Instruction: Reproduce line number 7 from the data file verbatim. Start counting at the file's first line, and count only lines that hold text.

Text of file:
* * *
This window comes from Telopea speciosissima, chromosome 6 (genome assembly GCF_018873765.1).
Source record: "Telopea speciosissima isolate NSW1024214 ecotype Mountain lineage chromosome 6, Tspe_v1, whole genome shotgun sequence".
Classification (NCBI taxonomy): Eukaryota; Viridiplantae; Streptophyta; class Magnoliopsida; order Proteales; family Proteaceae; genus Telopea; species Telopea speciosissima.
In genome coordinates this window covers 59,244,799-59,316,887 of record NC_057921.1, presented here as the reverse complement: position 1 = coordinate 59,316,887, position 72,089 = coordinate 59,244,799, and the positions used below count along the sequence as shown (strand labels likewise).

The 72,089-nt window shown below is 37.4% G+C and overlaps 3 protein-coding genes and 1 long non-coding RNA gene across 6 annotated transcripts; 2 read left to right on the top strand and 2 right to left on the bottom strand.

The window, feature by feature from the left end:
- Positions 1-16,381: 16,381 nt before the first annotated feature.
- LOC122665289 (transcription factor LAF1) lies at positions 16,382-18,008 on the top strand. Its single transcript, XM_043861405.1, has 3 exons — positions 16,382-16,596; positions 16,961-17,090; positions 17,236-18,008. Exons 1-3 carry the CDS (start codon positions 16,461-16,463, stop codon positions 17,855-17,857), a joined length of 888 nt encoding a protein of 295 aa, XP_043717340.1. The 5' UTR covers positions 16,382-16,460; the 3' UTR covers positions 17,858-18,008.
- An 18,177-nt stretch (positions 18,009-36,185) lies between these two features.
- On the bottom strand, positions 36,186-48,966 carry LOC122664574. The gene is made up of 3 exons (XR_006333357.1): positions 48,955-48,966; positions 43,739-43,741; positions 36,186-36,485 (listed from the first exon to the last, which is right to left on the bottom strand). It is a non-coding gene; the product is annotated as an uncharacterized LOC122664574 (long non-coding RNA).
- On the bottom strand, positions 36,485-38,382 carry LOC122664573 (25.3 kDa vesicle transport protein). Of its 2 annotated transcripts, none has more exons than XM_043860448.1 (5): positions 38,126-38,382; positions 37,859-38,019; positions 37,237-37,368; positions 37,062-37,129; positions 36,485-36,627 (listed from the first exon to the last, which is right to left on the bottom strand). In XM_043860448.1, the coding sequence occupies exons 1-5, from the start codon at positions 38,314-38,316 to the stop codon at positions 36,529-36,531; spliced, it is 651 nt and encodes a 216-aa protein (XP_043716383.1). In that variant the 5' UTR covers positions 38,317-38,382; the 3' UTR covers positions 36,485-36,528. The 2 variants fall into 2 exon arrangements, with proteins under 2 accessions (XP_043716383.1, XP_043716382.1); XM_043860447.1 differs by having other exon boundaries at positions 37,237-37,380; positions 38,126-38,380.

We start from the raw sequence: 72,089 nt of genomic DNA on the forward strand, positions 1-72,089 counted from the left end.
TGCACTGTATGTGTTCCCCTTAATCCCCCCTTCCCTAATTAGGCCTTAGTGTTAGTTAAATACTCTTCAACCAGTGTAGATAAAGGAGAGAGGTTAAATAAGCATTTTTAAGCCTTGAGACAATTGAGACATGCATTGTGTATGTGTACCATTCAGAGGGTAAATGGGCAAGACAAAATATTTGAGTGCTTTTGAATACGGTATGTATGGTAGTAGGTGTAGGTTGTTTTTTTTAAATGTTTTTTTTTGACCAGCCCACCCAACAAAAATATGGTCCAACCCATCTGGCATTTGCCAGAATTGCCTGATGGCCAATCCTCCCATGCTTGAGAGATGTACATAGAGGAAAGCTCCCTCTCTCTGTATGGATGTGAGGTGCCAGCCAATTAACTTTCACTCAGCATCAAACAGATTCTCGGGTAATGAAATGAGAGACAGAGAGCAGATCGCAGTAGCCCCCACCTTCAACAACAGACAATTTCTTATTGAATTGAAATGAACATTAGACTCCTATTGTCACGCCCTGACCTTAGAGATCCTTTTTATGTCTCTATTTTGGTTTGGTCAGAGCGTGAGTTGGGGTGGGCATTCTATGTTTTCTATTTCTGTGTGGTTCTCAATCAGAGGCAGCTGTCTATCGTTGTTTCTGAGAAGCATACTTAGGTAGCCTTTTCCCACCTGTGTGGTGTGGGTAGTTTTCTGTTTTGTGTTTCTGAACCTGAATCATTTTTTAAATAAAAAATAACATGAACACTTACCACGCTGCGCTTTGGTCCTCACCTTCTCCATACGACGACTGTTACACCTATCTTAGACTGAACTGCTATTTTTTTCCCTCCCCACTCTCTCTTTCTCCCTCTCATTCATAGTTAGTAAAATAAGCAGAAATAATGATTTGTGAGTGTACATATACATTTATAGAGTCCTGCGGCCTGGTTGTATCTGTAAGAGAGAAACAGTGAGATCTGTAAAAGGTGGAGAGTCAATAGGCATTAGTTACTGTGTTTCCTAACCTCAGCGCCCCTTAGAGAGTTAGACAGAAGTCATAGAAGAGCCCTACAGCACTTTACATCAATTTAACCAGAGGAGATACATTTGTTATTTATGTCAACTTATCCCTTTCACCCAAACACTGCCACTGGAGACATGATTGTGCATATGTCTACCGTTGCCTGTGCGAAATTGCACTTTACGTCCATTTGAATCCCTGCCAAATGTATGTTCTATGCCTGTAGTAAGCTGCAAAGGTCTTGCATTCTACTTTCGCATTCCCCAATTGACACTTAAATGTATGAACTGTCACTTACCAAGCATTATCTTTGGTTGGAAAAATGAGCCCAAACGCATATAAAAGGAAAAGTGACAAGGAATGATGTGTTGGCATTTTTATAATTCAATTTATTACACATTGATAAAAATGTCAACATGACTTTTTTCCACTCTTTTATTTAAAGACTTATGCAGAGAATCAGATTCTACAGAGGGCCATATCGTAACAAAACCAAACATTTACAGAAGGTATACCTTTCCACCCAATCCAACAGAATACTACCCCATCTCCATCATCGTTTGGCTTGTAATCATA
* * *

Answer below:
- Positions 1-16,381: 16,381 nt before the first annotated feature.